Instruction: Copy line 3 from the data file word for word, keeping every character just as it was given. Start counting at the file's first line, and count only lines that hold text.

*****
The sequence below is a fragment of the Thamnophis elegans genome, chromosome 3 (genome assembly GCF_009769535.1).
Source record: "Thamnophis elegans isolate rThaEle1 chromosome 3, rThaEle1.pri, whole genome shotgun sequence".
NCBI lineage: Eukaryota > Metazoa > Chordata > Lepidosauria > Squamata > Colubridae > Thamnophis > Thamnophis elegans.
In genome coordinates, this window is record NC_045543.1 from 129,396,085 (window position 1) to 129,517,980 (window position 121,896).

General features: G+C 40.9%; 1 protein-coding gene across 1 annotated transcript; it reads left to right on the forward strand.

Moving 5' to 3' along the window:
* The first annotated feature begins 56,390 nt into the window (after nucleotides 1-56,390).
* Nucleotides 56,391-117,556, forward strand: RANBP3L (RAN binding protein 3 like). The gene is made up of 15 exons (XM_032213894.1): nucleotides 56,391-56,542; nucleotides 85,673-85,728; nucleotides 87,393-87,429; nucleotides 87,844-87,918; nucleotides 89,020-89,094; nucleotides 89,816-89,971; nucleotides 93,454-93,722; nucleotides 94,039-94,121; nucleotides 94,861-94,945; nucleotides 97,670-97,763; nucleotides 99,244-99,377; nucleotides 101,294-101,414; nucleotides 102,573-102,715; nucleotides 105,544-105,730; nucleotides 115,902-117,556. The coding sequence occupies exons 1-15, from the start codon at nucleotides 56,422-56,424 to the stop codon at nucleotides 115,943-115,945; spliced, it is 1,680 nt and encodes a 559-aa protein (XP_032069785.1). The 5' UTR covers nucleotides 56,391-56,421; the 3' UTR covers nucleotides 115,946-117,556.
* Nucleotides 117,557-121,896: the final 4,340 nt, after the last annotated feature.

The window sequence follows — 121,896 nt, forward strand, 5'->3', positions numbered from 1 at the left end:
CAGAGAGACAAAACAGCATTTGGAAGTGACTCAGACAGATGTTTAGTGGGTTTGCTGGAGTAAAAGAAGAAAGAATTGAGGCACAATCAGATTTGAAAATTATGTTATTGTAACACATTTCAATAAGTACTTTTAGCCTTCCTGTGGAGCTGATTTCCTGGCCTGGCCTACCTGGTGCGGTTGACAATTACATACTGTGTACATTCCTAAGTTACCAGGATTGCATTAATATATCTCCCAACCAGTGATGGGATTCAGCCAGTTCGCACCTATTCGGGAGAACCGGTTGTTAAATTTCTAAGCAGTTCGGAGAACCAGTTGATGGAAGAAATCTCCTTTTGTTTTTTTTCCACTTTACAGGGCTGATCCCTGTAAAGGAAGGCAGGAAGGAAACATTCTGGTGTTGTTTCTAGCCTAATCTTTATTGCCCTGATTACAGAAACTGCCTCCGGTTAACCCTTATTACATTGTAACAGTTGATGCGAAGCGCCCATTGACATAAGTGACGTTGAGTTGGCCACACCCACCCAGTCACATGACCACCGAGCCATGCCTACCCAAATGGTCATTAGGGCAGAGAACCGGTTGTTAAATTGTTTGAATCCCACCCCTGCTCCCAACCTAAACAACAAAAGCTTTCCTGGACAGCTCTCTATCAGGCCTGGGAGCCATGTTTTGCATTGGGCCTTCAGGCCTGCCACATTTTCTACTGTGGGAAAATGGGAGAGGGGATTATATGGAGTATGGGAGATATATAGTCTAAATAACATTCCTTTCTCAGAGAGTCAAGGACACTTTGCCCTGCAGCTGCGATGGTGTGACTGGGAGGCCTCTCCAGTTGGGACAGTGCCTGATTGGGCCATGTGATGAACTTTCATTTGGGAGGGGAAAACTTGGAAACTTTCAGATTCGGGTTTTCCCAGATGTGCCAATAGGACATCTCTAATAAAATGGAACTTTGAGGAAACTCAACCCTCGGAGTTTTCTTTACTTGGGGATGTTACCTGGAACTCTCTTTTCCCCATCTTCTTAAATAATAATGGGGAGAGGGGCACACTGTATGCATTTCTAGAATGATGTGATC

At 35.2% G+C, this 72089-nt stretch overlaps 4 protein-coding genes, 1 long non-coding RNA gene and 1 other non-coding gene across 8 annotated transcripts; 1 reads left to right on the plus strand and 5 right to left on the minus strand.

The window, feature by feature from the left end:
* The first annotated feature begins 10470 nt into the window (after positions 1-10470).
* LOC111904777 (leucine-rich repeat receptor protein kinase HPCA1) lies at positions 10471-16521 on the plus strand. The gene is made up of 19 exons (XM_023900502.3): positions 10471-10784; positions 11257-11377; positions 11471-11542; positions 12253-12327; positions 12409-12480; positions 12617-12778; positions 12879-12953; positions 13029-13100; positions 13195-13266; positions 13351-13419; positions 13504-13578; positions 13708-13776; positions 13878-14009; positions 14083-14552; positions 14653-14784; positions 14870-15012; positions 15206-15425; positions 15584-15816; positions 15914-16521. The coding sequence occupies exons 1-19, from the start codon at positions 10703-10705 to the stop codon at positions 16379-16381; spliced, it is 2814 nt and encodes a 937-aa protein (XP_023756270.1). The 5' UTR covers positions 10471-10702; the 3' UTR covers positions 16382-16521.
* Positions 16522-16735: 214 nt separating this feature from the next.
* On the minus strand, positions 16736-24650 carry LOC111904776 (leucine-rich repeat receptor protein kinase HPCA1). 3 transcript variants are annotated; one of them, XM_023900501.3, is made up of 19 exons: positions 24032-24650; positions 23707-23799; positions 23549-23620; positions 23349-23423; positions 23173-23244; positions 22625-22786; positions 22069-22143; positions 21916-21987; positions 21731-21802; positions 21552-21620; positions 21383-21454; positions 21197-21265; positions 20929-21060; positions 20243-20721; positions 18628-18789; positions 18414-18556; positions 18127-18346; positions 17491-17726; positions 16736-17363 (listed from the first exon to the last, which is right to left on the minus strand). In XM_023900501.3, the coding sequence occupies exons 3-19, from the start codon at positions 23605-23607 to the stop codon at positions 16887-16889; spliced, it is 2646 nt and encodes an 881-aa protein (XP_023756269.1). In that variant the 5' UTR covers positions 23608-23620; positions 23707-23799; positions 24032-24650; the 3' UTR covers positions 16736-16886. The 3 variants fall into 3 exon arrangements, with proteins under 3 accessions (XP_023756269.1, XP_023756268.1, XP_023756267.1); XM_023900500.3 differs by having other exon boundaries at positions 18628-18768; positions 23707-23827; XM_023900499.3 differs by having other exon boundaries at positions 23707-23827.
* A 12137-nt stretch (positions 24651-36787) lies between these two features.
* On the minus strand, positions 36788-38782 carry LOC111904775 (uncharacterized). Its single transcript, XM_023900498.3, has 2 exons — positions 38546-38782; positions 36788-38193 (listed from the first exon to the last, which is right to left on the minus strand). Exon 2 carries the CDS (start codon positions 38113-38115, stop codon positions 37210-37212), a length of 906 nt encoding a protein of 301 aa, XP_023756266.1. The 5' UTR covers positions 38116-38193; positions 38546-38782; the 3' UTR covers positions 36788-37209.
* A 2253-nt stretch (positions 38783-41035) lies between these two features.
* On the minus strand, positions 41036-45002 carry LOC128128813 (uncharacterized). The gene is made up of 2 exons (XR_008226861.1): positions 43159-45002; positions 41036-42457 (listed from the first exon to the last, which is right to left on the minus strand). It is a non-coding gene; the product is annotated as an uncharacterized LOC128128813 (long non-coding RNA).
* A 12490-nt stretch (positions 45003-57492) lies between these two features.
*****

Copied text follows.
NCBI lineage: Eukaryota > Metazoa > Chordata > Lepidosauria > Squamata > Colubridae > Thamnophis > Thamnophis elegans.